After all, why should anyone have to prove they’re a citizen?
The (Obama) Justice Department has rejected Georgia’s system of using Social Security numbers and driver’s license data to check whether prospective voters (registrants) are citizens, a process that was a subject of a federal lawsuit in the weeks leading up to November’s election.
In a letter released on Monday, the Justice Department said the state’s voter verification program is frequently inaccurate and has a “discriminatory effect” on minority voters. The decision means Georgia must halt the citizenship checks, although the state can still ask the Justice Department to reconsider, according to the letter and to the Georgia secretary of state’s office.
“This flawed system frequently subjects a disproportionate number of African-American, Asian and/or Hispanic voters to additional, and more importantly, erroneous burdens on the right to register to vote,” Loretta King, acting assistant attorney general of the Justice Department’s civil rights division, said. King’s letter was sent to Georgia Attorney General Thurbert Baker on Friday.
The decision comes as Georgia awaits word on whether a law passed in the spring that requires newly registering voters to show proof of citizenship will pass muster with DOJ. Under the law that takes effect in January, people must show their proof up front compared to doing checks through databases.
A three-judge federal panel in October ordered the state to seek Justice Department preclearance for the checks under the Voting Rights Act of 1965, the same reason the federal agency must sign off on the new law that made Georgia only the second state after Arizona to require such proof. Georgia is one of several states that need federal approval before changing election rules because of a history of discriminatory Jim Crow-era voting practices.
Secretary of State Karen Handel blasted DOJ’s decision, saying it opens the floodgates for non-citizens to vote in the state.
“Clearly, politics took priority over common sense and good public policy,” said Handel, a Republican candidate for governor in 2010.
……”We are pleased with this decision,” said Elise Shore, Southeastern Regional Counsel of the Mexican American Legal Defense and Educational Fund. “It vindicates our filing of the lawsuit.” http://www3.signonsandiego.com/stories/2009/jun/01/us-voting-checks-060109/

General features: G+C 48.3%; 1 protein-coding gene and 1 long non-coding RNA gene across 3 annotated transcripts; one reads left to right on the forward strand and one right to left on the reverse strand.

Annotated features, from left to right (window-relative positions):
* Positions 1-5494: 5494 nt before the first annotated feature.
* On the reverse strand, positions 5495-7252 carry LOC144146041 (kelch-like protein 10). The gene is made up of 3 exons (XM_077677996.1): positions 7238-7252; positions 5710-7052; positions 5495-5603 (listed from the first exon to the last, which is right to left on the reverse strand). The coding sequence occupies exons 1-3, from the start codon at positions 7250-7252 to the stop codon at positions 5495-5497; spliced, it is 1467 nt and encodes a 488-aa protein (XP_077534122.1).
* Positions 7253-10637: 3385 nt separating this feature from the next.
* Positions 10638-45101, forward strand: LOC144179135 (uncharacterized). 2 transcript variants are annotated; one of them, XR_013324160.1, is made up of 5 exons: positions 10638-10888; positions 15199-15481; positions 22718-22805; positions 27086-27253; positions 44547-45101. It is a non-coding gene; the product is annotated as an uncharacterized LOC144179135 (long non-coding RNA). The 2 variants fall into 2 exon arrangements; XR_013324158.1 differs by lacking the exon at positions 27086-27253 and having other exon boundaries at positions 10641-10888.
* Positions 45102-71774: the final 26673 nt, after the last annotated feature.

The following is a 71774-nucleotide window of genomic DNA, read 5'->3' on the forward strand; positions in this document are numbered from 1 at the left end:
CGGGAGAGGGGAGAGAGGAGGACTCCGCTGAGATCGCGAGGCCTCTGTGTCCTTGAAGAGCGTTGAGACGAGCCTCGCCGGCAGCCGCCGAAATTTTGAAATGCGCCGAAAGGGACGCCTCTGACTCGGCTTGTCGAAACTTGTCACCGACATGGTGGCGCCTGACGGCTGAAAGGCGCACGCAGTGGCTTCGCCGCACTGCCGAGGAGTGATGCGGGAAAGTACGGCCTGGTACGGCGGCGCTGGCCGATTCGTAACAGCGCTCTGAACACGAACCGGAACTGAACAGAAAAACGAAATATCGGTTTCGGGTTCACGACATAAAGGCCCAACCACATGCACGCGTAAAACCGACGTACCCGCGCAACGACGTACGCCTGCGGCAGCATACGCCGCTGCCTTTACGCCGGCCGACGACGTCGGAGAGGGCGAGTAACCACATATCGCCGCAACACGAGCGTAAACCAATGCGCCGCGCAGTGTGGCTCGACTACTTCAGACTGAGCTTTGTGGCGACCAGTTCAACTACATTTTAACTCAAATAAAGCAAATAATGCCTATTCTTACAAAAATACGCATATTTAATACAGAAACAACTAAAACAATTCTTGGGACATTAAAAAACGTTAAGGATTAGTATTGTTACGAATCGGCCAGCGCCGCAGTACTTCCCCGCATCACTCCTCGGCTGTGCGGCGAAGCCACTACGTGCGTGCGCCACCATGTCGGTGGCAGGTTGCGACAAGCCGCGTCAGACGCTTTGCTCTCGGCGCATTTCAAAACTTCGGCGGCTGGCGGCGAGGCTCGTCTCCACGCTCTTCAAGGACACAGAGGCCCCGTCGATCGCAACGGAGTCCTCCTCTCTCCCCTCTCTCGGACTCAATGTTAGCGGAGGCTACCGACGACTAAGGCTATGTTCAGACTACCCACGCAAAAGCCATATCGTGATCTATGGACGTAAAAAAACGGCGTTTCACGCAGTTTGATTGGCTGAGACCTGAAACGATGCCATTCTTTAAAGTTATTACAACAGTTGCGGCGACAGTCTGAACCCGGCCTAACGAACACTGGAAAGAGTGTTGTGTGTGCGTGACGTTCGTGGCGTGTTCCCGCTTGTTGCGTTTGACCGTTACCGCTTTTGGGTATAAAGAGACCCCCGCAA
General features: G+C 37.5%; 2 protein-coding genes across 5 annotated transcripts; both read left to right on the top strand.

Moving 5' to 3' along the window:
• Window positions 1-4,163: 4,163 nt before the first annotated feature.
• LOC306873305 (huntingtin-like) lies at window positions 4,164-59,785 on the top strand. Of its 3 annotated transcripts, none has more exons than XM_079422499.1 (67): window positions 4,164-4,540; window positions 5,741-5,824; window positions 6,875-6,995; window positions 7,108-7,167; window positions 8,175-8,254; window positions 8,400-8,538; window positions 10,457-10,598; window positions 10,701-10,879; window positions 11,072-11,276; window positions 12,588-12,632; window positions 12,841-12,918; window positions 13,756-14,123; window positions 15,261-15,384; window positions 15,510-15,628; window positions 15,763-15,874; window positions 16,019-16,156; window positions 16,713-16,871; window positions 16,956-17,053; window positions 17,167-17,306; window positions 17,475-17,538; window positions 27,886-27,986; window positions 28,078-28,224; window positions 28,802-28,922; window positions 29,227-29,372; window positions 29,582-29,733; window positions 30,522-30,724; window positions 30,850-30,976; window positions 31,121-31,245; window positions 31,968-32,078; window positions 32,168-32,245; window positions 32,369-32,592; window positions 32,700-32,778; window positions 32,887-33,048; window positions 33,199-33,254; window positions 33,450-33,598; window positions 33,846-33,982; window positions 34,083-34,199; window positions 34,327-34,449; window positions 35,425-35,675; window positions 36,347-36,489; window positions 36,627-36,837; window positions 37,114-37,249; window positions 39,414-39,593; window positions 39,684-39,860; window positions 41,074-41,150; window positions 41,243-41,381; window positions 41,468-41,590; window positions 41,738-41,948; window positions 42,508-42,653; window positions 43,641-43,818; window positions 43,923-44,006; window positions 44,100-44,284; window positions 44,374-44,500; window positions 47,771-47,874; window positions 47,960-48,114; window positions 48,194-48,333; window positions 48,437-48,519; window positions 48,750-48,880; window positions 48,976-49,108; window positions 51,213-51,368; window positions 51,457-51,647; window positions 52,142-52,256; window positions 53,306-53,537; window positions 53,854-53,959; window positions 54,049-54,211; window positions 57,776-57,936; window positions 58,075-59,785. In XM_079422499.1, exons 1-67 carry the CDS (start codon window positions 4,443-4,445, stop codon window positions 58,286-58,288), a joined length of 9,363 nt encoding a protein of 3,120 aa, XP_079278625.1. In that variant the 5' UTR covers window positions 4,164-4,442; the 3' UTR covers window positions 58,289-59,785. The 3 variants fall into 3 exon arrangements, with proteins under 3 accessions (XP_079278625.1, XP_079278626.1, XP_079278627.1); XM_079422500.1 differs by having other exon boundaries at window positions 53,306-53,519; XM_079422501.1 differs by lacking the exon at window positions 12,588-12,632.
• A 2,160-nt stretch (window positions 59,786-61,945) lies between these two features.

The DOJ doesn’t see fit to enforce Title 8 of the U.S. Code, so this comes as no surprise.
They’re basing this decision on past transgressions against Black citizen voters in the South, which they are now trying to extend to illegal aliens who cannot show valid proof of citizenship, because they have none.
It has nothing to do with ‘voting rights’. It’s a tactic on the part of a liberal contingent in the DOJ to limit the States’ ability to validate citizenship, thereby proving you actually have the right to vote. Proving citizenship isn’t ‘discrimination’, it’s the right thing to do. Since La Raza thinks it’s okay for illegals to vote here, can I go to Mexico and vote in their elections?
Georgia comes under something called the ‘pre clearance’ requirements of Section 5 of the Voting Rights Act. It’s a procedure whereby a panel of DOJ judges “preclear” any attempt on the part of the states to change (READ: verify) any “any voting qualification or prerequisite to voting, or standard, practice, or procedure with respect to voting…” in any “covered jurisdiction.” (Allen v. State Board of Election, 393 U.S. 544 (1969).
Georgia needs to fight this all the way to the Supreme Court. On second thought, if Sonia Sotomayor gets appointed, the integrity of our entire voting system may be at risk.
Texas is currently arguing a challenge to the DOJ before the Supreme Court:
The Texas district argues that there is no evidence of recent discrimination, and that forcing it to comply with Section 5 is unreasonable. Attorneys for the district say localities that can show they are free of discrimination should be able to more easily bailout of Section 5 requirements. Since 1982, fewer than 20 jurisdictions have been permitted to do so.
Much of today’s dispute revolved around the 2006 extension of Section 5 and the volumes of material Congress amassed before voting on it. Justice David Souter expressed surprise that anyone who examined that record would argue that extension of Section 5 is unnecessary. He said, “I don’t understand, with a record like that, how you can maintain as a basis for this suit that things have radically changed? They may be better, but to say that they have radically changed to the point that this becomes an unconstitutional section 5 exercise within Congress’s judgment just seems to me to — to deny the empirical reality.”
However, several justices expressed dismay that the vast majority of the evidence Congress considered examined only the states already covered under Section 5, and failed to investigate similar claims from the other 34 states. Justice Anthony Kennedy, likely to be the deciding vote in the case, expressed great skepticism, “This is — this is a great disparity in treatment, and the government of the United States is saying that our States must be treated differently. And you have a very substantial burden if you’re going to make that case.”
The Supreme Court has upheld Section 5 four times, but if today’s oral arguments are any indication, it appears the Justices may be willing to narrow it for the very first time.
For the sake of our voting system, I hope so.
The Supreme Court did uphold Indiana’s photo ID law last year, so Texas might stand a chance.
The DOJ is wrapped around the axle over perceived ‘voter discrimination’, but won’t bat an eye when overseas absentee military ballots disappear.
Well, liberals do have to have priorities.